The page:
Duncan Williams - How to get the whole UK dairy industry using antibiotics responsibly
I grew up on an arable farm in Essex but very quickly knew a career in livestock was for me. I graduated from the Royal Veterinary College, London, keen to learn as much as I could about the dairy industry on an international stage. I completed a year's internship at the University of Illinois, then moved into private dairy practice in South Island New Zealand where I spent two and a half years working as a primary vet on farms ranging from 150 to 5500 cows. A fortunate connection to Penn University landed me a two month consulting position on a large Chinese dairy farm. This was an eye opening experience and is where I realised the power of consultancy medicine. I left determined to move in this direction full time.
I returned to the UK and joined Kite Consulting in 2015 and now split my time between nutritional consultancy in the South West of England, and national farmer training programs with retailers and processors. The recent focus of this training has been prudent Antibiotic use and benchmarking, as a reaction to the increasing demand the entire industry is under to reduce AB use.
I am very grateful to Kite for the mentorship they have provided over the last three years and for them allowing me to pursue this Nuffield Scholarship.
I am also extremely grateful to the Darlington Cattle Breeding Trust and The Richard Lawes Foundation for their sponsorship of my scholarship.
With Antibiotic resistance on the rise around the globe responsible use must be a goal of each member of the dairy supply chain. While much progress has already been made, there remains a huge variation in usage across the country. In discussions with farmers around the country it is amazing how often I hear stories of family or friends who have suffered from Antibiotic resistant infections. This highlights the real human consequences of their misuse, and the scale of the issue we must overcome.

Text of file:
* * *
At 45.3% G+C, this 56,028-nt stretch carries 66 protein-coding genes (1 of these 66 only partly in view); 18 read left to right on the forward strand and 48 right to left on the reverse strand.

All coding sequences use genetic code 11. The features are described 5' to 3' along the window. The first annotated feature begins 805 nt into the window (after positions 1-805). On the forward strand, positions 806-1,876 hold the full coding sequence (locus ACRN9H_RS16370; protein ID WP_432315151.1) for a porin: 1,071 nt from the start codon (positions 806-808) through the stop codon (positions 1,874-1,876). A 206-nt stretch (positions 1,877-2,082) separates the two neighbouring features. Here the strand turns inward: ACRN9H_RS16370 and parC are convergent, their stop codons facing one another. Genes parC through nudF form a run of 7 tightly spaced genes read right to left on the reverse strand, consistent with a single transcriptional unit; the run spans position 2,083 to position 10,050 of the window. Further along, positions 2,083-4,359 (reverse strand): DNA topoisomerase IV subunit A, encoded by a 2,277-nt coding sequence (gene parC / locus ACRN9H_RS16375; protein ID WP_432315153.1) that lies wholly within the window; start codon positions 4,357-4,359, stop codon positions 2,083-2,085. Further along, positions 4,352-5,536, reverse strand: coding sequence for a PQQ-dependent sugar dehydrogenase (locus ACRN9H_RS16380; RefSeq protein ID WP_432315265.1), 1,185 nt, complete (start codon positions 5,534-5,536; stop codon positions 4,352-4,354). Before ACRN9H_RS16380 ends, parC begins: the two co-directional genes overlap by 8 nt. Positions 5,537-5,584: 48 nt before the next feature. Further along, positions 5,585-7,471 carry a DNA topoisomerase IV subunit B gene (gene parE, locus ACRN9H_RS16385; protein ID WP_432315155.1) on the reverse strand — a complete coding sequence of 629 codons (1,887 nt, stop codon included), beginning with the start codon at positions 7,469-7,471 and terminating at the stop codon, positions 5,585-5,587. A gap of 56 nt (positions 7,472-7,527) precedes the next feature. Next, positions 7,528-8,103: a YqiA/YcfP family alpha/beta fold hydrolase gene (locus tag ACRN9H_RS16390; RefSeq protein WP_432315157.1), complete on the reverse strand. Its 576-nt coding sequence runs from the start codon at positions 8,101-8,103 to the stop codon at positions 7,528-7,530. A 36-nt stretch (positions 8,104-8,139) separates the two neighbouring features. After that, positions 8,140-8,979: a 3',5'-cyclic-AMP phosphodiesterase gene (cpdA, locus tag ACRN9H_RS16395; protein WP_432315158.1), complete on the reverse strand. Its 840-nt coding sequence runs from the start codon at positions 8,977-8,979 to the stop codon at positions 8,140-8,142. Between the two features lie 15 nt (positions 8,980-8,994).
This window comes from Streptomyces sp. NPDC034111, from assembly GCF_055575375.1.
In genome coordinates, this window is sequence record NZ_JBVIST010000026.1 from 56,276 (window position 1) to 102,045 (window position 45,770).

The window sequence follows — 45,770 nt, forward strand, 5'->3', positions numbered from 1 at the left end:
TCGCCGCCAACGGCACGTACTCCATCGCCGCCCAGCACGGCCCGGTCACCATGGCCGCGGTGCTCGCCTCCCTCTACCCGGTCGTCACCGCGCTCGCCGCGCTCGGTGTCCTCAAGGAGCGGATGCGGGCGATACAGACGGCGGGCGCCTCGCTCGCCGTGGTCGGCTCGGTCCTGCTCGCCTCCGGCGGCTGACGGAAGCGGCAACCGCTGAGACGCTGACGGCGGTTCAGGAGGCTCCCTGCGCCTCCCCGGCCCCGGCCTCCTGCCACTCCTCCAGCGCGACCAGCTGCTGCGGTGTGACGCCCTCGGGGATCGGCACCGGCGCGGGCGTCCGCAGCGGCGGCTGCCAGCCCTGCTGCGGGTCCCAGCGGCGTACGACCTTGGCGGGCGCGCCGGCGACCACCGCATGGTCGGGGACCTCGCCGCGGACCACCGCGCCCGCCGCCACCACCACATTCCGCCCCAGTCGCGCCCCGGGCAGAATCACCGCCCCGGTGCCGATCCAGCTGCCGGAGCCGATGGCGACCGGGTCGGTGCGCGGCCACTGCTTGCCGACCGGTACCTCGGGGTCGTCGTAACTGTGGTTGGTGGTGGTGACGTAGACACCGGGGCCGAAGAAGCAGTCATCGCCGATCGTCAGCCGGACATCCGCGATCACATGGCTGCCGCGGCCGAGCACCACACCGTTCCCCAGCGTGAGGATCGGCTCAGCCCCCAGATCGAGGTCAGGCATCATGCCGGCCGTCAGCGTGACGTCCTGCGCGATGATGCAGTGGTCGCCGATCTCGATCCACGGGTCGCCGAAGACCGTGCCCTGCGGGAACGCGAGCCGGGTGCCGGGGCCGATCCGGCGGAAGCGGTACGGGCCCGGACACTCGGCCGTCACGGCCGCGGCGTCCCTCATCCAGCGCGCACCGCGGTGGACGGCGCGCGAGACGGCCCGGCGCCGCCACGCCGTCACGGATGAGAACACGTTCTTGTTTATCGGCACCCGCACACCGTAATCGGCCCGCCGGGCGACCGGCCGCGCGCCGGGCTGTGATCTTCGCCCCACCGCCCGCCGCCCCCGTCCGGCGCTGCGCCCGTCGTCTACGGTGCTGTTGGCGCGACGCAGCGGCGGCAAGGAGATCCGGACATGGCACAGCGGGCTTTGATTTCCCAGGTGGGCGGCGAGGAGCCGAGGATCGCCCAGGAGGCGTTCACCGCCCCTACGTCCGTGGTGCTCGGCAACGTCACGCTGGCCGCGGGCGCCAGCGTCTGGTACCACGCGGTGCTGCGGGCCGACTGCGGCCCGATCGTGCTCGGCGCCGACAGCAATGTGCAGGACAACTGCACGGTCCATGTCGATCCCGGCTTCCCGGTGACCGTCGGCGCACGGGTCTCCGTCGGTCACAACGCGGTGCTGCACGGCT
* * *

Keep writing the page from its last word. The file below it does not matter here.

Each processor has its own priorities, brand and customers that influence how it creates antibiotic policy. Each vet is a private practitioner with individual experience and clinical discretion. Each farm is working with historic infrastructure, a unique climate, and multiple owner and staff relationships. Yet each of these individuals works within the constraints of legislation and farm assurance. How much must we reduce overall antibiotic use and the variation we see on farm? How must each of these elements work together to achieve these goals? What innovation has worked in the past and what unforeseen consequences have been created?
I intend to visit countries with varying industry structures; from tightly regulated and subsidised ones such as Denmark and Switzerland, to more self-regulating countries such as the US and China to see how the various sections of the industry can influence progress. I will talk with large international bodies on the future of Antibiotic use on farm as well as some pressure groups influencing law makers to drive change.
I am really looking forward to the challenge of solving this issue and bringing as much information as I can back to the UK.